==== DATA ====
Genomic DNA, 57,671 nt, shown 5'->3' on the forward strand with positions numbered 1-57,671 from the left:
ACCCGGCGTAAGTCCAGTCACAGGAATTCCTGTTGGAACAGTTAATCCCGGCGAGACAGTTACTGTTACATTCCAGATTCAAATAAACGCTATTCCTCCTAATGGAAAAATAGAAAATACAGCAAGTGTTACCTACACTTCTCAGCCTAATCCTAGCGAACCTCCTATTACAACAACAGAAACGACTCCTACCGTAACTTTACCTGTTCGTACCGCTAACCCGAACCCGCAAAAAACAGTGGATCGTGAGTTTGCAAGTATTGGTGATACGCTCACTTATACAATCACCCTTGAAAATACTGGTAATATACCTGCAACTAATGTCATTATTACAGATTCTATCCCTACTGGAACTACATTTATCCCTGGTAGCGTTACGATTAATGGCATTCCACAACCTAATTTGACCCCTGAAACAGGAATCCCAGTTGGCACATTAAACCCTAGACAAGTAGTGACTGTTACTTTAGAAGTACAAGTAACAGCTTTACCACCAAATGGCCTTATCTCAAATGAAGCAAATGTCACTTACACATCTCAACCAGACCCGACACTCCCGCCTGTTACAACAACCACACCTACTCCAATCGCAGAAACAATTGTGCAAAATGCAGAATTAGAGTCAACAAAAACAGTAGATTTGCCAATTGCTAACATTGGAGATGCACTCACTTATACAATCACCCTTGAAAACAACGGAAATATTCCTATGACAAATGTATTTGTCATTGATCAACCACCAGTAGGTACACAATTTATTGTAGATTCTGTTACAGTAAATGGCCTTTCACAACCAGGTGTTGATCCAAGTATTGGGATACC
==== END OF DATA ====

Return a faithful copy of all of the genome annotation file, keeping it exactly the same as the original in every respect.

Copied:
Genomic DNA, 57,671 nt, shown 5'->3' on the forward strand with positions numbered 1-57,671 from the left:
ACCCGGCGTAAGTCCAGTCACAGGAATTCCTGTTGGAACAGTTAATCCCGGCGAGACAGTTACTGTTACATTCCAGATTCAAATAAACGCTATTCCTCCTAATGGAAAAATAGAAAATACAGCAAGTGTTACCTACACTTCTCAGCCTAATCCTAGCGAACCTCCTATTACAACAACAGAAACGACTCCTACCGTAACTTTACCTGTTCGTACCGCTAACCCGAACCCGCAAAAAACAGTGGATCGTGAGTTTGCAAGTATTGGTGATACGCTCACTTATACAATCACCCTTGAAAATACTGGTAATATACCTGCAACTAATGTCATTATTACAGATTCTATCCCTACTGGAACTACATTTATCCCTGGTAGCGTTACGATTAATGGCATTCCACAACCTAATTTGACCCCTGAAACAGGAATCCCAGTTGGCACATTAAACCCTAGACAAGTAGTGACTGTTACTTTAGAAGTACAAGTAACAGCTTTACCACCAAATGGCCTTATCTCAAATGAAGCAAATGTCACTTACACATCTCAACCAGACCCGACACTCCCGCCTGTTACAACAACCACACCTACTCCAATCGCAGAAACAATTGTGCAAAATGCAGAATTAGAGTCAACAAAAACAGTAGATTTGCCAATTGCTAACATTGGAGATGCACTCACTTATACAATCACCCTTGAAAACAACGGAAATATTCCTATGACAAATGTATTTGTCATTGATCAACCACCAGTAGGTACACAATTTATTGTAGATTCTGTTACAGTAAATGGCCTTTCACAACCAGGTGTTGATCCAAGTATTGGGATACC